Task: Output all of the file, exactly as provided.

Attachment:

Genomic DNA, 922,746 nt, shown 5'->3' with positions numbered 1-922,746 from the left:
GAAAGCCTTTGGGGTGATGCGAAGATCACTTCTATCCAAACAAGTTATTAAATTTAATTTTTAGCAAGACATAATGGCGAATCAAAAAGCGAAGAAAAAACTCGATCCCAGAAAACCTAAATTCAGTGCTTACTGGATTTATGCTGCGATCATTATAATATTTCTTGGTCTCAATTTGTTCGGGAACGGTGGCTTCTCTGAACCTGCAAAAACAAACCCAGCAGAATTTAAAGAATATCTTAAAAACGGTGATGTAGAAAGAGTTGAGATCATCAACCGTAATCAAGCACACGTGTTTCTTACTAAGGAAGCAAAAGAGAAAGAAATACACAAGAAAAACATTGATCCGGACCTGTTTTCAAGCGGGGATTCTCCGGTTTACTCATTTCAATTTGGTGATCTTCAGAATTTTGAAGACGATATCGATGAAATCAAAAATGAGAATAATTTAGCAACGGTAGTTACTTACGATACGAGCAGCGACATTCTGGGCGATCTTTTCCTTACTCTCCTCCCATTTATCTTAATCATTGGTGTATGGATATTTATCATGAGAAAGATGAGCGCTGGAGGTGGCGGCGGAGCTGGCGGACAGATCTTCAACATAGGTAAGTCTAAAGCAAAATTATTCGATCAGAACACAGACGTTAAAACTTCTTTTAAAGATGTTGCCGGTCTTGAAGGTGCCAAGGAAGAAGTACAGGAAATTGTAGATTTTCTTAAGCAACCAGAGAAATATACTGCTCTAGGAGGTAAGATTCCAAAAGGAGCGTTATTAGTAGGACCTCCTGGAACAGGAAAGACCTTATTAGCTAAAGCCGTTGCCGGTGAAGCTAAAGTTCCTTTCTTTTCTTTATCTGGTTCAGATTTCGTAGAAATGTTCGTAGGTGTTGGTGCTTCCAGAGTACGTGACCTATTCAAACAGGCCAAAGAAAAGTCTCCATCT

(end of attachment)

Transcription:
Genomic DNA, 922,746 nt, shown 5'->3' with positions numbered 1-922,746 from the left:
GAAAGCCTTTGGGGTGATGCGAAGATCACTTCTATCCAAACAAGTTATTAAATTTAATTTTTAGCAAGACATAATGGCGAATCAAAAAGCGAAGAAAAAACTCGATCCCAGAAAACCTAAATTCAGTGCTTACTGGATTTATGCTGCGATCATTATAATATTTCTTGGTCTCAATTTGTTCGGGAACGGTGGCTTCTCTGAACCTGCAAAAACAAACCCAGCAGAATTTAAAGAATATCTTAAAAACGGTGATGTAGAAAGAGTTGAGATCATCAACCGTAATCAAGCACACGTGTTTCTTACTAAGGAAGCAAAAGAGAAAGAAATACACAAGAAAAACATTGATCCGGACCTGTTTTCAAGCGGGGATTCTCCGGTTTACTCATTTCAATTTGGTGATCTTCAGAATTTTGAAGACGATATCGATGAAATCAAAAATGAGAATAATTTAGCAACGGTAGTTACTTACGATACGAGCAGCGACATTCTGGGCGATCTTTTCCTTACTCTCCTCCCATTTATCTTAATCATTGGTGTATGGATATTTATCATGAGAAAGATGAGCGCTGGAGGTGGCGGCGGAGCTGGCGGACAGATCTTCAACATAGGTAAGTCTAAAGCAAAATTATTCGATCAGAACACAGACGTTAAAACTTCTTTTAAAGATGTTGCCGGTCTTGAAGGTGCCAAGGAAGAAGTACAGGAAATTGTAGATTTTCTTAAGCAACCAGAGAAATATACTGCTCTAGGAGGTAAGATTCCAAAAGGAGCGTTATTAGTAGGACCTCCTGGAACAGGAAAGACCTTATTAGCTAAAGCCGTTGCCGGTGAAGCTAAAGTTCCTTTCTTTTCTTTATCTGGTTCAGATTTCGTAGAAATGTTCGTAGGTGTTGGTGCTTCCAGAGTACGTGACCTATTCAAACAGGCCAAAGAAAAGTCTCCATCT